Who would have thought that #26, the tiny town of Cascade, Idaho where David and I lived after our honeymoon
in June, 1954,would be there. He worked for Boise Payette in the mill and we lived in a company house, back
of the railway tracks and across from a small park. Milk was delivered in glass bottles to our porch! Then #27, the
very next picture is Old Freeze Out Hill Road. A series of 'S' curves into the valley where I lived from 1934 to 1954.
After we left, a new straighter road was built, faster, and safer in the winter. (The old road was more fun with
"opportunity corners" for dating couples with the bench seats in cars. Just think, the younger generation grew up
with seat belts and bucket seats!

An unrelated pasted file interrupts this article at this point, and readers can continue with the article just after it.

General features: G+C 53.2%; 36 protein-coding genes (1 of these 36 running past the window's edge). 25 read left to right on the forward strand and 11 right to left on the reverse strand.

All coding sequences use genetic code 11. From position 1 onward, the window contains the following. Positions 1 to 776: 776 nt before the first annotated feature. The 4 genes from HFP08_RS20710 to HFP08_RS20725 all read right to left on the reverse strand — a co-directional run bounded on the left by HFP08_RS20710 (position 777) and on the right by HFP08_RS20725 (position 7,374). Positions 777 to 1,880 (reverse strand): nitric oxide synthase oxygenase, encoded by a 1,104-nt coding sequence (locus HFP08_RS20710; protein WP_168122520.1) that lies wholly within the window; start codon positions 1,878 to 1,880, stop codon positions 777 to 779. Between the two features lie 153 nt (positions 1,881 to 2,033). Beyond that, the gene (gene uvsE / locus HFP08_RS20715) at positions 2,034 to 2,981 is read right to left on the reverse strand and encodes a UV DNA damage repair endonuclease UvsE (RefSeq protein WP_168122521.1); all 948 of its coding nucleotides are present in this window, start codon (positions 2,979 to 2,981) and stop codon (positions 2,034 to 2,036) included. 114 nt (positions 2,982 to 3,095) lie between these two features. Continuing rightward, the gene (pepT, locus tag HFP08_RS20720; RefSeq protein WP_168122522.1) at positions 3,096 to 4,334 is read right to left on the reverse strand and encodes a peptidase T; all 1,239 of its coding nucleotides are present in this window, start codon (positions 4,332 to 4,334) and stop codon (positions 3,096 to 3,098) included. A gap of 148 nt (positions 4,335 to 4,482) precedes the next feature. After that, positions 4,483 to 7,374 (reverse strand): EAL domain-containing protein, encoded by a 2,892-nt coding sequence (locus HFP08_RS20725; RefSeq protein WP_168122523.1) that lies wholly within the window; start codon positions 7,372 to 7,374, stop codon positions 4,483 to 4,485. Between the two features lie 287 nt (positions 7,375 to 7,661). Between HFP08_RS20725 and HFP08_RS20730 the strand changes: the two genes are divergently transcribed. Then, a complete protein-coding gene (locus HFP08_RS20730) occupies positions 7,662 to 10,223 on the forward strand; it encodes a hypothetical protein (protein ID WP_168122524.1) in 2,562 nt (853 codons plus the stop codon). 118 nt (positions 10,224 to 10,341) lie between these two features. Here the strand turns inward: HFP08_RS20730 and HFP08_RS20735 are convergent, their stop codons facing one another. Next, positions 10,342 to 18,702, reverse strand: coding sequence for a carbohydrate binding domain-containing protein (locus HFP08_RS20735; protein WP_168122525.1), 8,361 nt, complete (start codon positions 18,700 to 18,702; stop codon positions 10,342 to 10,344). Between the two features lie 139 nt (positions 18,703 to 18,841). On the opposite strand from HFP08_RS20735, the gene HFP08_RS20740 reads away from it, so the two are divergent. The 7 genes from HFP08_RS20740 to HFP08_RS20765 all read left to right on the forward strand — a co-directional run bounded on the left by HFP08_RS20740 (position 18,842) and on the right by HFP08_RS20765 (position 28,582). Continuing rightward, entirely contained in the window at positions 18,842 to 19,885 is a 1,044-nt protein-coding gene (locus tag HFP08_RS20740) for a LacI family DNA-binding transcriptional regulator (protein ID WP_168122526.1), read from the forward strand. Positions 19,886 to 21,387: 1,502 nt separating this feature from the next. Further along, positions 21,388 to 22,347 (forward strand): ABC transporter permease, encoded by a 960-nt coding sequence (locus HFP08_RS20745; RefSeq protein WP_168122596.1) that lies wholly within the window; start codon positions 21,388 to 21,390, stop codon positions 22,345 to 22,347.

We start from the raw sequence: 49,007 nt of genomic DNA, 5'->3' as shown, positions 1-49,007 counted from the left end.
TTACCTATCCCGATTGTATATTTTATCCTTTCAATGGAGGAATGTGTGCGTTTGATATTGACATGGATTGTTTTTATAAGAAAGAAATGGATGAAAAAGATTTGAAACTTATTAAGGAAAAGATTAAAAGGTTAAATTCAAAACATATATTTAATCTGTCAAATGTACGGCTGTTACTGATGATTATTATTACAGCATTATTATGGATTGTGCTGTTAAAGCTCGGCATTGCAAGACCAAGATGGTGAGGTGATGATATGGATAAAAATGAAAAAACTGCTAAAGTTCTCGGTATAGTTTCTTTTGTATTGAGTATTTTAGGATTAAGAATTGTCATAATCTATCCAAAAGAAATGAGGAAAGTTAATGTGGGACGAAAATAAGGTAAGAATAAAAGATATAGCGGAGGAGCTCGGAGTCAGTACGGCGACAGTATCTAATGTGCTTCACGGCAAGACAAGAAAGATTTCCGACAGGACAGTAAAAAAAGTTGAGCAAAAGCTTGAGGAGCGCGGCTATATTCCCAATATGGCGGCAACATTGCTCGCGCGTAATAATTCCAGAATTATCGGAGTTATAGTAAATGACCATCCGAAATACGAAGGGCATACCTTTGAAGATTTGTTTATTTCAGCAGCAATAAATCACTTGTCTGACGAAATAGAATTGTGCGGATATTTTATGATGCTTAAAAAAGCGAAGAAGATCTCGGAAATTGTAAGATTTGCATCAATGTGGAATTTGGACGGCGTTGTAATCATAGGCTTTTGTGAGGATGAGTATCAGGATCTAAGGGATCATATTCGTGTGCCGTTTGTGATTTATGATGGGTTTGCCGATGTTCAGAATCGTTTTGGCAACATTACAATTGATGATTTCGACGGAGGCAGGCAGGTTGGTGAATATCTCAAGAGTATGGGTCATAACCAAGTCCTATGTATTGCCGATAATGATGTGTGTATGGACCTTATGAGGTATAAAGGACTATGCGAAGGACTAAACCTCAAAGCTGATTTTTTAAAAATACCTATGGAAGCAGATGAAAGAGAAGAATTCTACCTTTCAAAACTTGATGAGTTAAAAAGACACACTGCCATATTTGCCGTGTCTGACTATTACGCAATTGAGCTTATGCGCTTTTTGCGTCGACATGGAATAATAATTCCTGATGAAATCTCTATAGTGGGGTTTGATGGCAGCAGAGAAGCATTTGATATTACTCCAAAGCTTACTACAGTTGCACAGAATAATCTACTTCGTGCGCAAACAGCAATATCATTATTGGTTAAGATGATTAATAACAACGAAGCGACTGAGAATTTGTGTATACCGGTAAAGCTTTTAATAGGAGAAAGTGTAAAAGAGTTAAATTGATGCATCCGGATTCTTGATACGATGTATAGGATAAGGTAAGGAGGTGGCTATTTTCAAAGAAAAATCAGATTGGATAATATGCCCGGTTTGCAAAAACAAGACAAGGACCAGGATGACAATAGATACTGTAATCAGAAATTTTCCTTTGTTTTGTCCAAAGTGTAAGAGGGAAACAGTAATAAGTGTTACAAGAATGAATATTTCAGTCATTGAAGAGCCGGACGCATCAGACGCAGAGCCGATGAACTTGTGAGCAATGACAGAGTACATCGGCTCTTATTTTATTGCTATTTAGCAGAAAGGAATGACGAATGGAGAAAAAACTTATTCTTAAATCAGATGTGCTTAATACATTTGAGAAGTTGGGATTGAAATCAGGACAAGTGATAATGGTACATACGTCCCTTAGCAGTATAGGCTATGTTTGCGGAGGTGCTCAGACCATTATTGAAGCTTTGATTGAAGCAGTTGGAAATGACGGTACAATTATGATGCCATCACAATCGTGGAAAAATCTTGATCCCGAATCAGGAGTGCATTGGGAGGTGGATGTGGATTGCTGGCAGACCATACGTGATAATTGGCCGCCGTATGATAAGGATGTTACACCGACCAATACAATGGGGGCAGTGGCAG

I also spent a little time looking at #17. the dinner table has a glass gallon jar of milk on it-that's what we used too,
only for the table we did serve it in a pitcher. Also the 5# Karo syrup bucket brought back memories.
If you were poor you didn't need to purchase the newspaper. #6 displayed the headlines in the window!
And would you believe, I am going to Google Starch Factory in Maine to see what I can learn. Notice #5--all those
wooden barrels. I have to find out more. (Corn starch, or laundry starch?) Was it in the barrels, how did it get there?
And growing up in Emmett where the Union Pacific trains brought logs for the saw mill and hauled lumber away, the
Chicago train switching yards are something else. They took pretty good brain work to get everything on the right track.
Enough of my thoughts. The "Good Old Days" really weren't all bad. But we slept well at night, realizing the next day
would be a full one.
Take care dear computer friends. Make a memory. Whether it is a story to share to loved ones or a digital image,
Just DO IT!